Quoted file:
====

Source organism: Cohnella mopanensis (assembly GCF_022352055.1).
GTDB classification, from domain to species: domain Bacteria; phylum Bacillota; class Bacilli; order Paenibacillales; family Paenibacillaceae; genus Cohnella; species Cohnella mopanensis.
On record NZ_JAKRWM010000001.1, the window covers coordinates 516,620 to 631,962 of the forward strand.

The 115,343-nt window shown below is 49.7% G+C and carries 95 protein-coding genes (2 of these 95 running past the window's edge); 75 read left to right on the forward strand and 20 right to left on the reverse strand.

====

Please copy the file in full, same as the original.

Source organism: Cohnella mopanensis (assembly GCF_022352055.1).
GTDB classification, from domain to species: domain Bacteria; phylum Bacillota; class Bacilli; order Paenibacillales; family Paenibacillaceae; genus Cohnella; species Cohnella mopanensis.
On record NZ_JAKRWM010000001.1, the window covers coordinates 516,620 to 631,962 of the forward strand.

The 115,343-nt window shown below is 49.7% G+C and carries 95 protein-coding genes (2 of these 95 running past the window's edge); 75 read left to right on the forward strand and 20 right to left on the reverse strand.